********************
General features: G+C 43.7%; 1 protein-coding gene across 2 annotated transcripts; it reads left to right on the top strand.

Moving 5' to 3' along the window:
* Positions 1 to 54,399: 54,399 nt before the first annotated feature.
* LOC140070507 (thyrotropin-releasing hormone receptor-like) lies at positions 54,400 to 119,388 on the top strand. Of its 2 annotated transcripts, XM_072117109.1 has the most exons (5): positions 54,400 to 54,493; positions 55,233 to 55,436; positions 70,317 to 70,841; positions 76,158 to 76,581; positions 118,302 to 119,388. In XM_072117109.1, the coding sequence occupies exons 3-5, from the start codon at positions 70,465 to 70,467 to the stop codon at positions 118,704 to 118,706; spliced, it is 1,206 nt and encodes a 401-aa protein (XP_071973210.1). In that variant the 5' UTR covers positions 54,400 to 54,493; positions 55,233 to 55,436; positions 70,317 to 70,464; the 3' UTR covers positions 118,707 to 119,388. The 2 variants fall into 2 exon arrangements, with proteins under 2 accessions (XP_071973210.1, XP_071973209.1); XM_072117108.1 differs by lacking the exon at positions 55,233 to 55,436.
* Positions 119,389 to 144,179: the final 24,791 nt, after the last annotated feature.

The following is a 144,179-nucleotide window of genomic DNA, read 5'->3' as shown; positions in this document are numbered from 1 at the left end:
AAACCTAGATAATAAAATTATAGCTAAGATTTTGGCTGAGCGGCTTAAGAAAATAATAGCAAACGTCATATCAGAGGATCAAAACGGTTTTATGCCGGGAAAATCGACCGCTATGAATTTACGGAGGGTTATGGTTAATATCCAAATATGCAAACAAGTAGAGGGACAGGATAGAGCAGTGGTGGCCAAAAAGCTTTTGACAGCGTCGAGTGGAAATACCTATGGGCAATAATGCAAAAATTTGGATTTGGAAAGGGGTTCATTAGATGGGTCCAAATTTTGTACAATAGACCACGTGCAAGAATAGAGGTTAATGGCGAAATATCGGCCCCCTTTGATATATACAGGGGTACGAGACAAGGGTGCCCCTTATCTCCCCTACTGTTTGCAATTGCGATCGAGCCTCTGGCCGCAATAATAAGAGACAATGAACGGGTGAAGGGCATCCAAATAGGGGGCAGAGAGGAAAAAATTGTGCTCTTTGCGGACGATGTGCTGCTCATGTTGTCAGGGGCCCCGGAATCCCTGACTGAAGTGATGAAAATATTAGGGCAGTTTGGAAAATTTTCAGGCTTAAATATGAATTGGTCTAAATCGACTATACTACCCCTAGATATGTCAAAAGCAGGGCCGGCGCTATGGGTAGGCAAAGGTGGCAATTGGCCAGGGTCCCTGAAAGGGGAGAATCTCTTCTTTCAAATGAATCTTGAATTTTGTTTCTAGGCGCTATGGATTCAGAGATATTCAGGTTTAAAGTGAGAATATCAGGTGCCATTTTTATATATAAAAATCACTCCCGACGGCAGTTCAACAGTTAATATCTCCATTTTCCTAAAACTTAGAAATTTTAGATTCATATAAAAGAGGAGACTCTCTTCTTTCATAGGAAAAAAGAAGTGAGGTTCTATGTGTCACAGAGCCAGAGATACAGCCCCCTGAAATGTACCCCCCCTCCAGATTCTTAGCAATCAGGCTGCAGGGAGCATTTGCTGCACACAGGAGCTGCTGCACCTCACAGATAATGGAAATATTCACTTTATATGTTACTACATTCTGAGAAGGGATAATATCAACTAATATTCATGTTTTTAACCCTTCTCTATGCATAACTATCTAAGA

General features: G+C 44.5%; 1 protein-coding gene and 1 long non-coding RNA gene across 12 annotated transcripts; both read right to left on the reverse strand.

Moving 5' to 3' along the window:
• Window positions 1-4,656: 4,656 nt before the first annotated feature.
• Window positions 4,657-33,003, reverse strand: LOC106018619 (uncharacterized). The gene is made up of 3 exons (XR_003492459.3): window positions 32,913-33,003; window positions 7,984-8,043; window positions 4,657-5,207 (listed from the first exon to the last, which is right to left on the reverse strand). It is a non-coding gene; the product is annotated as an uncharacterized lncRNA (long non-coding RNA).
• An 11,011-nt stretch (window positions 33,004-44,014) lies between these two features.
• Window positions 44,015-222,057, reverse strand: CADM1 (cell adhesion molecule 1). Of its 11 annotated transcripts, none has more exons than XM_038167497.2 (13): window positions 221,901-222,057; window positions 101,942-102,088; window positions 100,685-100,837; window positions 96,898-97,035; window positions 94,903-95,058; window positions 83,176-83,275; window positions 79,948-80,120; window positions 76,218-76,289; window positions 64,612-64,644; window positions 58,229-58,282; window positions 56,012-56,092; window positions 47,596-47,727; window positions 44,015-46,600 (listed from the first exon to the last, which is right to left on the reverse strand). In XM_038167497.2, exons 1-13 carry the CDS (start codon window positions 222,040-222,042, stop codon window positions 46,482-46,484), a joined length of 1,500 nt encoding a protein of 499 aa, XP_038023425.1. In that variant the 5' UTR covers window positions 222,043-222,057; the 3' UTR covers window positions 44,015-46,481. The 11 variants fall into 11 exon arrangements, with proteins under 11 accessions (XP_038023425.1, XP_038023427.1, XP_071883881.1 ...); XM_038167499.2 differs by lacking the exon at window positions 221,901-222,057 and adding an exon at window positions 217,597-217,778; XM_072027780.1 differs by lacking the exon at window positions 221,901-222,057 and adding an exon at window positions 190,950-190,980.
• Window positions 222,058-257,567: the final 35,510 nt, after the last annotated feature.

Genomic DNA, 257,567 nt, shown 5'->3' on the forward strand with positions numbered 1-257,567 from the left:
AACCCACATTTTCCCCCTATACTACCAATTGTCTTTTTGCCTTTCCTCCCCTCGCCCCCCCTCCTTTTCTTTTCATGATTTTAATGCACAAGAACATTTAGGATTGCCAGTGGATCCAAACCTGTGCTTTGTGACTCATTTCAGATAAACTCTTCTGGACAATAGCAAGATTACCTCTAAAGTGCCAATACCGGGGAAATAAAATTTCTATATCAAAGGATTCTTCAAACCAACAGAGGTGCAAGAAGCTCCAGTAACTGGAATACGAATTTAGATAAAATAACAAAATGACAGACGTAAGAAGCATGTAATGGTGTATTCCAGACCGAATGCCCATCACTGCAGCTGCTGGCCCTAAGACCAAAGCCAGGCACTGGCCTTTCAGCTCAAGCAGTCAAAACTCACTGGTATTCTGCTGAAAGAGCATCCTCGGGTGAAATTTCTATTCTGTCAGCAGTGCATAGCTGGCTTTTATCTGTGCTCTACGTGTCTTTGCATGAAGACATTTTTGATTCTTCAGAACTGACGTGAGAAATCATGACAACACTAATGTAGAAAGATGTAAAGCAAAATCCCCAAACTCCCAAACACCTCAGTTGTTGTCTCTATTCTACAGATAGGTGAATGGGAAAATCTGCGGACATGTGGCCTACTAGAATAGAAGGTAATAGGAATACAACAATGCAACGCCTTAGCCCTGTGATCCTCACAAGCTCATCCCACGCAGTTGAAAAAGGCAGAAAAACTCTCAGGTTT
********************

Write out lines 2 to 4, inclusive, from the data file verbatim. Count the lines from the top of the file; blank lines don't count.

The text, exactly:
Moving 5' to 3' along the window:
* Positions 1 to 54,399: 54,399 nt before the first annotated feature.
* LOC140070507 (thyrotropin-releasing hormone receptor-like) lies at positions 54,400 to 119,388 on the top strand. Of its 2 annotated transcripts, XM_072117109.1 has the most exons (5): positions 54,400 to 54,493; positions 55,233 to 55,436; positions 70,317 to 70,841; positions 76,158 to 76,581; positions 118,302 to 119,388. In XM_072117109.1, the coding sequence occupies exons 3-5, from the start codon at positions 70,465 to 70,467 to the stop codon at positions 118,704 to 118,706; spliced, it is 1,206 nt and encodes a 401-aa protein (XP_071973210.1). In that variant the 5' UTR covers positions 54,400 to 54,493; positions 55,233 to 55,436; positions 70,317 to 70,464; the 3' UTR covers positions 118,707 to 119,388. The 2 variants fall into 2 exon arrangements, with proteins under 2 accessions (XP_071973210.1, XP_071973209.1); XM_072117108.1 differs by lacking the exon at positions 55,233 to 55,436.